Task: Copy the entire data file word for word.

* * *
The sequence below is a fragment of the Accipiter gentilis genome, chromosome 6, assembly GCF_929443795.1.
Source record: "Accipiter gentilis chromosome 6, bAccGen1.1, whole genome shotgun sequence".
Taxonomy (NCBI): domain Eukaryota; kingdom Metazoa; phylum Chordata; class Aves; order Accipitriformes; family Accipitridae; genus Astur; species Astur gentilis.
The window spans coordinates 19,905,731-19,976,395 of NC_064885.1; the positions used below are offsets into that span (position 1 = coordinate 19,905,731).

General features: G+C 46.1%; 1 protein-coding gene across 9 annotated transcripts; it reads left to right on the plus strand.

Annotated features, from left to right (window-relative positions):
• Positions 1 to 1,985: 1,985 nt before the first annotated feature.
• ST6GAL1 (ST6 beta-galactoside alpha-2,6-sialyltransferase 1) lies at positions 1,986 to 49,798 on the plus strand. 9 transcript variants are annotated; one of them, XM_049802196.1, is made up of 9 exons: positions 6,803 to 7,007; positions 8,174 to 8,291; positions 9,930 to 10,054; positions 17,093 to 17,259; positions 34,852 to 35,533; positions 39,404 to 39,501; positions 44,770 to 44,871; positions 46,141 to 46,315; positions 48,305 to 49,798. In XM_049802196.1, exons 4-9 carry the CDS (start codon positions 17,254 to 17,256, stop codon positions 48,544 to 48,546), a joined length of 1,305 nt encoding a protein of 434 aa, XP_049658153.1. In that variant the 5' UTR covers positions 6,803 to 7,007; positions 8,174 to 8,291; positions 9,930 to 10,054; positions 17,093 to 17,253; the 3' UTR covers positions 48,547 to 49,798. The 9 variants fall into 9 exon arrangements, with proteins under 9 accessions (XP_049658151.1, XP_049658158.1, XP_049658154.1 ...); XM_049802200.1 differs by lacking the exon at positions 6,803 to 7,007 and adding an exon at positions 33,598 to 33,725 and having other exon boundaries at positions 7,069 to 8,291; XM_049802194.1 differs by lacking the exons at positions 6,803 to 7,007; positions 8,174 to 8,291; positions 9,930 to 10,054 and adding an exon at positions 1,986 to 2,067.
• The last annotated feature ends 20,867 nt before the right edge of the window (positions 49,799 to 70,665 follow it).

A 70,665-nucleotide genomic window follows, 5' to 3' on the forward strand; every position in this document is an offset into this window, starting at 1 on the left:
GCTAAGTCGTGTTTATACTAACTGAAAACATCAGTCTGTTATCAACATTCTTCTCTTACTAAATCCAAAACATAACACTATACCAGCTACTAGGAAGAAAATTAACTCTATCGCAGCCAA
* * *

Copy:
The sequence below is a fragment of the Accipiter gentilis genome, chromosome 6, assembly GCF_929443795.1.
Source record: "Accipiter gentilis chromosome 6, bAccGen1.1, whole genome shotgun sequence".
Taxonomy (NCBI): domain Eukaryota; kingdom Metazoa; phylum Chordata; class Aves; order Accipitriformes; family Accipitridae; genus Astur; species Astur gentilis.
The window spans coordinates 19,905,731-19,976,395 of NC_064885.1; the positions used below are offsets into that span (position 1 = coordinate 19,905,731).

General features: G+C 46.1%; 1 protein-coding gene across 9 annotated transcripts; it reads left to right on the plus strand.

Annotated features, from left to right (window-relative positions):
• Positions 1 to 1,985: 1,985 nt before the first annotated feature.
• ST6GAL1 (ST6 beta-galactoside alpha-2,6-sialyltransferase 1) lies at positions 1,986 to 49,798 on the plus strand. 9 transcript variants are annotated; one of them, XM_049802196.1, is made up of 9 exons: positions 6,803 to 7,007; positions 8,174 to 8,291; positions 9,930 to 10,054; positions 17,093 to 17,259; positions 34,852 to 35,533; positions 39,404 to 39,501; positions 44,770 to 44,871; positions 46,141 to 46,315; positions 48,305 to 49,798. In XM_049802196.1, exons 4-9 carry the CDS (start codon positions 17,254 to 17,256, stop codon positions 48,544 to 48,546), a joined length of 1,305 nt encoding a protein of 434 aa, XP_049658153.1. In that variant the 5' UTR covers positions 6,803 to 7,007; positions 8,174 to 8,291; positions 9,930 to 10,054; positions 17,093 to 17,253; the 3' UTR covers positions 48,547 to 49,798. The 9 variants fall into 9 exon arrangements, with proteins under 9 accessions (XP_049658151.1, XP_049658158.1, XP_049658154.1 ...); XM_049802200.1 differs by lacking the exon at positions 6,803 to 7,007 and adding an exon at positions 33,598 to 33,725 and having other exon boundaries at positions 7,069 to 8,291; XM_049802194.1 differs by lacking the exons at positions 6,803 to 7,007; positions 8,174 to 8,291; positions 9,930 to 10,054 and adding an exon at positions 1,986 to 2,067.
• The last annotated feature ends 20,867 nt before the right edge of the window (positions 49,799 to 70,665 follow it).

A 70,665-nucleotide genomic window follows, 5' to 3' on the forward strand; every position in this document is an offset into this window, starting at 1 on the left:
GCTAAGTCGTGTTTATACTAACTGAAAACATCAGTCTGTTATCAACATTCTTCTCTTACTAAATCCAAAACATAACACTATACCAGCTACTAGGAAGAAAATTAACTCTATCGCAGCCAA